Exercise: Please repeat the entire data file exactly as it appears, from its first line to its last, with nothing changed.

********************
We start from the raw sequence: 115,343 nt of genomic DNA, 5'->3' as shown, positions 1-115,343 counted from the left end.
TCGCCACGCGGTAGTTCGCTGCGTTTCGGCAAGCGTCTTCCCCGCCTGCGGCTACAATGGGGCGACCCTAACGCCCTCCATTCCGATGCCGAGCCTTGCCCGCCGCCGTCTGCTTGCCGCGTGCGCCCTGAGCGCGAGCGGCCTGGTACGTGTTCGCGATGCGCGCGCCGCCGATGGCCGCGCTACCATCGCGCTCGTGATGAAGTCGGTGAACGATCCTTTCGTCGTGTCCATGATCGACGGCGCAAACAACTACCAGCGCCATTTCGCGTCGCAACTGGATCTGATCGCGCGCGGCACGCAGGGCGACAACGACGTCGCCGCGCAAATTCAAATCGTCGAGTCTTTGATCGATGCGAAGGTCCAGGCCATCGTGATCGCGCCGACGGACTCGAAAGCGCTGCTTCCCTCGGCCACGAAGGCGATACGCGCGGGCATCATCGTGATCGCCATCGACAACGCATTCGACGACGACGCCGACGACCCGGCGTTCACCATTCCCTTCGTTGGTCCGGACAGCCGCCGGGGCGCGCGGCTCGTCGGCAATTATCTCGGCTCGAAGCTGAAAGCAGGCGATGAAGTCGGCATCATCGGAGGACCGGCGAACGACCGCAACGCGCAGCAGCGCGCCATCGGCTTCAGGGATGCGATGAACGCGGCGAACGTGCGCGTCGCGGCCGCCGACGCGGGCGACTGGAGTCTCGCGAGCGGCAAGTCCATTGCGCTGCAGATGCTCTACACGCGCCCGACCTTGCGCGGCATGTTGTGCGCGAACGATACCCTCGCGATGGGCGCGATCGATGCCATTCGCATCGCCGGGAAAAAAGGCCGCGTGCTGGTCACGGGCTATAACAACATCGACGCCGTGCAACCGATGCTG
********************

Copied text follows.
We start from the raw sequence: 115,343 nt of genomic DNA, 5'->3' as shown, positions 1-115,343 counted from the left end.
TCGCCACGCGGTAGTTCGCTGCGTTTCGGCAAGCGTCTTCCCCGCCTGCGGCTACAATGGGGCGACCCTAACGCCCTCCATTCCGATGCCGAGCCTTGCCCGCCGCCGTCTGCTTGCCGCGTGCGCCCTGAGCGCGAGCGGCCTGGTACGTGTTCGCGATGCGCGCGCCGCCGATGGCCGCGCTACCATCGCGCTCGTGATGAAGTCGGTGAACGATCCTTTCGTCGTGTCCATGATCGACGGCGCAAACAACTACCAGCGCCATTTCGCGTCGCAACTGGATCTGATCGCGCGCGGCACGCAGGGCGACAACGACGTCGCCGCGCAAATTCAAATCGTCGAGTCTTTGATCGATGCGAAGGTCCAGGCCATCGTGATCGCGCCGACGGACTCGAAAGCGCTGCTTCCCTCGGCCACGAAGGCGATACGCGCGGGCATCATCGTGATCGCCATCGACAACGCATTCGACGACGACGCCGACGACCCGGCGTTCACCATTCCCTTCGTTGGTCCGGACAGCCGCCGGGGCGCGCGGCTCGTCGGCAATTATCTCGGCTCGAAGCTGAAAGCAGGCGATGAAGTCGGCATCATCGGAGGACCGGCGAACGACCGCAACGCGCAGCAGCGCGCCATCGGCTTCAGGGATGCGATGAACGCGGCGAACGTGCGCGTCGCGGCCGCCGACGCGGGCGACTGGAGTCTCGCGAGCGGCAAGTCCATTGCGCTGCAGATGCTCTACACGCGCCCGACCTTGCGCGGCATGTTGTGCGCGAACGATACCCTCGCGATGGGCGCGATCGATGCCATTCGCATCGCCGGGAAAAAAGGCCGCGTGCTGGTCACGGGCTATAACAACATCGACGCCGTGCAACCGATGCTG